China is Smuggling in Un-Tariffed Honey to the US, and Only One Lab Can Stop Them
When you squeeze the golden liquid out of that familiar bear-shaped bottle, do you ever wonder where it comes from? Americans consume around 1.4 pounds of honey each per year, but behind this common sweetener is a tariff war and an international scam that has resulted in millions of bottles of Chinese honey being mislabeled to avoid extra taxes, according to an article in The New York Times.
In 2001, the Commerce Department created a steep tariff for honey imported from China, which almost tripled the import duty. The tariff was a result of American honey producers complaining that Chinese honey was flooding the market. Afterward, a curious thing happened: honey production spiked in countries with low bee populations, like Malaysia and Russia. Through lab testing, it was determined that 90 percent of honey imported from Thailand, the Philippines, and Russia had actually originated in China, and the packages were slapped with other country labels when being shipped from major ports like Shanghai.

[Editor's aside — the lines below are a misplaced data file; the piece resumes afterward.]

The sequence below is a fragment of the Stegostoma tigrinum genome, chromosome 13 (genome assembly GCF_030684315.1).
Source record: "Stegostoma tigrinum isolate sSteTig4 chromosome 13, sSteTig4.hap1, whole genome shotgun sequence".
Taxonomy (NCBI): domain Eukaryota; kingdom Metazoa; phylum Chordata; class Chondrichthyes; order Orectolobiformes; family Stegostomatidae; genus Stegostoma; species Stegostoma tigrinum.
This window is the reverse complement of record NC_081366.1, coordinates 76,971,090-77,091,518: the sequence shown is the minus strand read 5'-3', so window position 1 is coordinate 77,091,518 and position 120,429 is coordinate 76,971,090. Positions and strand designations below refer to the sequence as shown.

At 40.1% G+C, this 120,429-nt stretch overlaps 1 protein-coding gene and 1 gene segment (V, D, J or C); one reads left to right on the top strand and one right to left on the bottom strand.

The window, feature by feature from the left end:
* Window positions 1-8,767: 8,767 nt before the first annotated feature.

As a result, the United States has a $180 million tariff avoidance case against China. One by one, the sticky situation is solved by careful scientific procedures. The process of testing honey is daunting: each specimen that comes through the labs has to have its DNA analyzed for trace minerals and metals that will give away a country of origin.